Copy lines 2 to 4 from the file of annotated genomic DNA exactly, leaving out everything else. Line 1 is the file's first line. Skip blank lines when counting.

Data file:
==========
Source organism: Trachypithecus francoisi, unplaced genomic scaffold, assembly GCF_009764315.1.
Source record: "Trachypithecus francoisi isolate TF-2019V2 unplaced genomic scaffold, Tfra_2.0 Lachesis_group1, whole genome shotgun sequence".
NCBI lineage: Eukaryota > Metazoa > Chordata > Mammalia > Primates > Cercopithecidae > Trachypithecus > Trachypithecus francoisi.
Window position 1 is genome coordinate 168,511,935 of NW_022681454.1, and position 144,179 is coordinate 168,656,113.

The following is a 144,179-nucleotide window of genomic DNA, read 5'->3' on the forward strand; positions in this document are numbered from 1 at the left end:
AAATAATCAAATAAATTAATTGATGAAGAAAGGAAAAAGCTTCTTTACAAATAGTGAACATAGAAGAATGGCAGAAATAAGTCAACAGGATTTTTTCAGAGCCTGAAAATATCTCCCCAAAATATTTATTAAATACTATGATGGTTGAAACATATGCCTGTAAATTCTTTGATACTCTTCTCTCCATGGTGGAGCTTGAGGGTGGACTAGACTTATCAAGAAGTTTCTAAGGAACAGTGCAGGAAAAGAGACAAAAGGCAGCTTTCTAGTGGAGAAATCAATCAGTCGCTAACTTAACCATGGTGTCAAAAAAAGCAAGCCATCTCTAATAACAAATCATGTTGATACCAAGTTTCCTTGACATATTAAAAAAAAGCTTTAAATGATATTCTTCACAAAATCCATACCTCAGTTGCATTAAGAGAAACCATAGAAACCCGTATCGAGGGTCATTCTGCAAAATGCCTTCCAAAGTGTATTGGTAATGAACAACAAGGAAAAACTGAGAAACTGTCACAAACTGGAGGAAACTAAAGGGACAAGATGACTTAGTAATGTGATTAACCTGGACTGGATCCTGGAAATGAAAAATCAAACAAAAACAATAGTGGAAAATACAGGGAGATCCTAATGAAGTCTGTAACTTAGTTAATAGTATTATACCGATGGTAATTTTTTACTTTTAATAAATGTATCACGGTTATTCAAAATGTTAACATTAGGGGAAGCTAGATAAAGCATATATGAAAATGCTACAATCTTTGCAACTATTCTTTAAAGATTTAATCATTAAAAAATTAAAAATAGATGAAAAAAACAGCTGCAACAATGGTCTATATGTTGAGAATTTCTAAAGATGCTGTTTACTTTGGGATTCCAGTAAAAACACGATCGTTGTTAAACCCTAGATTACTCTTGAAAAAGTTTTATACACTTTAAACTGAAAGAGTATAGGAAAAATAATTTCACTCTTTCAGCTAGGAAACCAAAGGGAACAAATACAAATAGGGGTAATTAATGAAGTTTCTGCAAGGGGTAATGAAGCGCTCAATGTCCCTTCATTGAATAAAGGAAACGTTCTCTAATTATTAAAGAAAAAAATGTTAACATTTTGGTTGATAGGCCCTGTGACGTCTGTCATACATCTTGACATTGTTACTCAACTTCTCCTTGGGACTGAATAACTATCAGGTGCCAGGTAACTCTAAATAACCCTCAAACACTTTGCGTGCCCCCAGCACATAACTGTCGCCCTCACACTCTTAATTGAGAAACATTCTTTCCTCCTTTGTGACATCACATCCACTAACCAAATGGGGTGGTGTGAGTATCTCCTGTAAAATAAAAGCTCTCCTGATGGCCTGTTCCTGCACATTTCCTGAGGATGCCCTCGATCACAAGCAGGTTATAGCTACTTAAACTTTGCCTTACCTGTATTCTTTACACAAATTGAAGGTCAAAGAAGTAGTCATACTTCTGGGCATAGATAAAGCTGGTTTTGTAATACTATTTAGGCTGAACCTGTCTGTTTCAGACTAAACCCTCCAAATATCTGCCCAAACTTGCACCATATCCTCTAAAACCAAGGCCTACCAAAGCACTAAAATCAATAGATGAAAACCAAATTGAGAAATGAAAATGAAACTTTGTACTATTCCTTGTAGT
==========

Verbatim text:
Source record: "Trachypithecus francoisi isolate TF-2019V2 unplaced genomic scaffold, Tfra_2.0 Lachesis_group1, whole genome shotgun sequence".
NCBI lineage: Eukaryota > Metazoa > Chordata > Mammalia > Primates > Cercopithecidae > Trachypithecus > Trachypithecus francoisi.
Window position 1 is genome coordinate 168,511,935 of NW_022681454.1, and position 144,179 is coordinate 168,656,113.